INTO the GREEN PRISM
By A. Hyatt Verrill
Author of: "Through the Crater's Rim," "The King of the Monkey Men," etc.
Published serially in Amazing Stories Magazine, March and April 1929
Digital capture by Doug Frizzle
THIS is no doubt one of the best works from the pen of Mr. A. Hyatt Verrill. Our well-known South American explorer has quite outdone himself in his present tale. His thoughts strictly along scientific lines are so daring and so revolutionary, that they fairly leave you gasping for breath, and while at first you may not accept the revolutionary ideas, you will find yourself saying after a while—why not? And why should the revelations brought forth by the author not become true in the not too distant future?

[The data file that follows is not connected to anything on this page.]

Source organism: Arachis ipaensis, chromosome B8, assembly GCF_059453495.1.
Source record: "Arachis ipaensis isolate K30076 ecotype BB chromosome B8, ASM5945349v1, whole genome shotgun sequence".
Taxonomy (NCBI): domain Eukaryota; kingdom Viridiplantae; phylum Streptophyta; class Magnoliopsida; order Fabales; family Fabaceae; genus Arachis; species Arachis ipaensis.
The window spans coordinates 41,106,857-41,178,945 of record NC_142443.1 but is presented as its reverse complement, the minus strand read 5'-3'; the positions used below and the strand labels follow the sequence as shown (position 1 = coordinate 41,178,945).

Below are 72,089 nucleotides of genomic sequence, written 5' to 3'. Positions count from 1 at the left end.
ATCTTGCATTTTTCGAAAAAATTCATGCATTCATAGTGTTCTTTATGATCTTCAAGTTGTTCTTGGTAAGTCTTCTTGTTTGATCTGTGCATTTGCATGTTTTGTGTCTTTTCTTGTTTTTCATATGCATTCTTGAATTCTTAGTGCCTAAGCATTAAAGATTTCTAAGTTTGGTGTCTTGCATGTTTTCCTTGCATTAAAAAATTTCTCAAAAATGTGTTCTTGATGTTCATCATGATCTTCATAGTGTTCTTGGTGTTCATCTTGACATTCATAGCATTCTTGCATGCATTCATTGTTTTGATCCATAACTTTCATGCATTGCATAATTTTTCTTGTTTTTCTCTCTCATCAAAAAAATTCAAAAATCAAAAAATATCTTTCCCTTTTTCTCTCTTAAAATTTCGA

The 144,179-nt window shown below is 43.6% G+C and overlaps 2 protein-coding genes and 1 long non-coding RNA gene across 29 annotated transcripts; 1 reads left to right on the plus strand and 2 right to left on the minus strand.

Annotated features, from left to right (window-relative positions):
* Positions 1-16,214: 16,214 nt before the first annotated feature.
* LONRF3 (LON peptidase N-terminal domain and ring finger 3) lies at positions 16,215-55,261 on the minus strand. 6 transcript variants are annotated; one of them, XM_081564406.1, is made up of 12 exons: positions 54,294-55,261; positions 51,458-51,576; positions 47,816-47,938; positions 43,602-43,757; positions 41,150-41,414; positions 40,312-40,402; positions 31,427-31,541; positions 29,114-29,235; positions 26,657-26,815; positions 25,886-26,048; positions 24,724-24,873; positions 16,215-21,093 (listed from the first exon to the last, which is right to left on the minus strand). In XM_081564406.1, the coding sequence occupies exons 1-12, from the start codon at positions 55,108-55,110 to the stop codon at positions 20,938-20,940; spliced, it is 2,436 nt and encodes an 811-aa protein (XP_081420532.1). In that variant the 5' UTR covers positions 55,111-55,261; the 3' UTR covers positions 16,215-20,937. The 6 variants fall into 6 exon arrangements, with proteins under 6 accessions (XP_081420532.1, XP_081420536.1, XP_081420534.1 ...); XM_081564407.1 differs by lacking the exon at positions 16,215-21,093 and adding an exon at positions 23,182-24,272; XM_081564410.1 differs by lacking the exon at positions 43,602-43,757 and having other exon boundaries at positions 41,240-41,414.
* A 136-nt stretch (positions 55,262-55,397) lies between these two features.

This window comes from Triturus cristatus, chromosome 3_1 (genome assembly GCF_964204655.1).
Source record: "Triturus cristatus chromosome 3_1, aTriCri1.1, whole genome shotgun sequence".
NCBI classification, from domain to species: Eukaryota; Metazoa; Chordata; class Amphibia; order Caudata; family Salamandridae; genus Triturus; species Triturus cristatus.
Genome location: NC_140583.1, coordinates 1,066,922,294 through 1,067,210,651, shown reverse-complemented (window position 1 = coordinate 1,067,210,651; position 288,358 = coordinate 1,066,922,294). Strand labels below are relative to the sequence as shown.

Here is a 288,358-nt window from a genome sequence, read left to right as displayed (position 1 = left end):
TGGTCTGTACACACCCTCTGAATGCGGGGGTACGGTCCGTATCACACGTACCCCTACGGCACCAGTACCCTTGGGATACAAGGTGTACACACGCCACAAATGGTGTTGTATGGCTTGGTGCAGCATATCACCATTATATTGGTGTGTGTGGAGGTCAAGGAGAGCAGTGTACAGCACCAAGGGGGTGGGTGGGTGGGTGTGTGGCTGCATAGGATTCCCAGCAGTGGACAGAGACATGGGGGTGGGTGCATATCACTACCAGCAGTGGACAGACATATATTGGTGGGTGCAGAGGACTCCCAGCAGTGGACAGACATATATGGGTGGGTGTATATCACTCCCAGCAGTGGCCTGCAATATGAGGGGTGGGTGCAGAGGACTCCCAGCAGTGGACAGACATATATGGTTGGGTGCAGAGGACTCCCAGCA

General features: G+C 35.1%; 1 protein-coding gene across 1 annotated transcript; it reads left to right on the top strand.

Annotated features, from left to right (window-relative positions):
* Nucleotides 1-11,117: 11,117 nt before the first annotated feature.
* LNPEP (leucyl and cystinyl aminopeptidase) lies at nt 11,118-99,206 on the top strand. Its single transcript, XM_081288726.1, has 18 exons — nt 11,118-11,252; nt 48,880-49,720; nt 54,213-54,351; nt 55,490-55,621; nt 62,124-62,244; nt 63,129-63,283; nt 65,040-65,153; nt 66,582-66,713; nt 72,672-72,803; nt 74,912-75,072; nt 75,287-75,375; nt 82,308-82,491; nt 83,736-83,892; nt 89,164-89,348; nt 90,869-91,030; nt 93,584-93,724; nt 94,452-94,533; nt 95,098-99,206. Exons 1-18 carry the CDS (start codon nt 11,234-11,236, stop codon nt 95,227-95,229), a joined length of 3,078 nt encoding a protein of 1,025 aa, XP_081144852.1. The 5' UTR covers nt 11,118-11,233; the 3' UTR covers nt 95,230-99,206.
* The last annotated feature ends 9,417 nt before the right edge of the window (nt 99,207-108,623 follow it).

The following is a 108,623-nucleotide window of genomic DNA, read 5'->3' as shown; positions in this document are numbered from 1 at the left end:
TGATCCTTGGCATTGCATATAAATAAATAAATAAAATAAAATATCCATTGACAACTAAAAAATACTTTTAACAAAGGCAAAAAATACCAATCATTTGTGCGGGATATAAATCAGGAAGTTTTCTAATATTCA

The idea of taking a projected image and fixing it so that the image becomes a reality is, at first blush, nothing less than astonishing. Imagine, for instance, a reflection in a mirror suddenly coming to life in its three dimensions. Yet, this is not so foolish as it would appear at first, because you can take an ordinary photographic plate and with nothing but light influencing it, you can get not only a one dimensional, but actually a three dimensional object on this plate, which is simply a transformation of the light impulses into chemical. As a matter of fact, it is possible to make photographic plates with an emulsion so thick, that after treatment, the resulting image fixed on the plate may be a quarter of an inch thick, or more, showing all the different graduations in a relief that actually is standing out from the plate.